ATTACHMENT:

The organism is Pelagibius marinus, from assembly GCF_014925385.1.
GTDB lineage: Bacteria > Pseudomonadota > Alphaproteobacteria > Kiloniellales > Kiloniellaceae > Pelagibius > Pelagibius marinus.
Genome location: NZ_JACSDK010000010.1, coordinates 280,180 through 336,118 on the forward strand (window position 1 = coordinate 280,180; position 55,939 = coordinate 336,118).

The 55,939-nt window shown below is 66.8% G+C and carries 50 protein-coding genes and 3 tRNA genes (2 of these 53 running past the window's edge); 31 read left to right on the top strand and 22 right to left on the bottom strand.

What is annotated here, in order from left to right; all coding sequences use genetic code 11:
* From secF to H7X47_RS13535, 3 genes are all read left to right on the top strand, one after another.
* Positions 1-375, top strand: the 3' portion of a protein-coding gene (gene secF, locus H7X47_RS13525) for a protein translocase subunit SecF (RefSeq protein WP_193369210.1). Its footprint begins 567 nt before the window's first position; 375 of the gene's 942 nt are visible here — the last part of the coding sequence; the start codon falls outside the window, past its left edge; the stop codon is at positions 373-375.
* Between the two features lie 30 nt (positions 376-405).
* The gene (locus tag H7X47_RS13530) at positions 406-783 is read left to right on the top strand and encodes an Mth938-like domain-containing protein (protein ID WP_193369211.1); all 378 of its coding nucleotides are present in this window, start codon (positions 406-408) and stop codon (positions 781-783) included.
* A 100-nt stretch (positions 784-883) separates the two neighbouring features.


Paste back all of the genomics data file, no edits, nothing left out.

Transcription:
The organism is Pelagibius marinus, from assembly GCF_014925385.1.
GTDB lineage: Bacteria > Pseudomonadota > Alphaproteobacteria > Kiloniellales > Kiloniellaceae > Pelagibius > Pelagibius marinus.
Genome location: NZ_JACSDK010000010.1, coordinates 280,180 through 336,118 on the forward strand (window position 1 = coordinate 280,180; position 55,939 = coordinate 336,118).

The 55,939-nt window shown below is 66.8% G+C and carries 50 protein-coding genes and 3 tRNA genes (2 of these 53 running past the window's edge); 31 read left to right on the top strand and 22 right to left on the bottom strand.

What is annotated here, in order from left to right; all coding sequences use genetic code 11:
* From secF to H7X47_RS13535, 3 genes are all read left to right on the top strand, one after another.
* Positions 1-375, top strand: the 3' portion of a protein-coding gene (gene secF, locus H7X47_RS13525) for a protein translocase subunit SecF (RefSeq protein WP_193369210.1). Its footprint begins 567 nt before the window's first position; 375 of the gene's 942 nt are visible here — the last part of the coding sequence; the start codon falls outside the window, past its left edge; the stop codon is at positions 373-375.
* Between the two features lie 30 nt (positions 376-405).
* The gene (locus tag H7X47_RS13530) at positions 406-783 is read left to right on the top strand and encodes an Mth938-like domain-containing protein (protein ID WP_193369211.1); all 378 of its coding nucleotides are present in this window, start codon (positions 406-408) and stop codon (positions 781-783) included.
* A 100-nt stretch (positions 784-883) separates the two neighbouring features.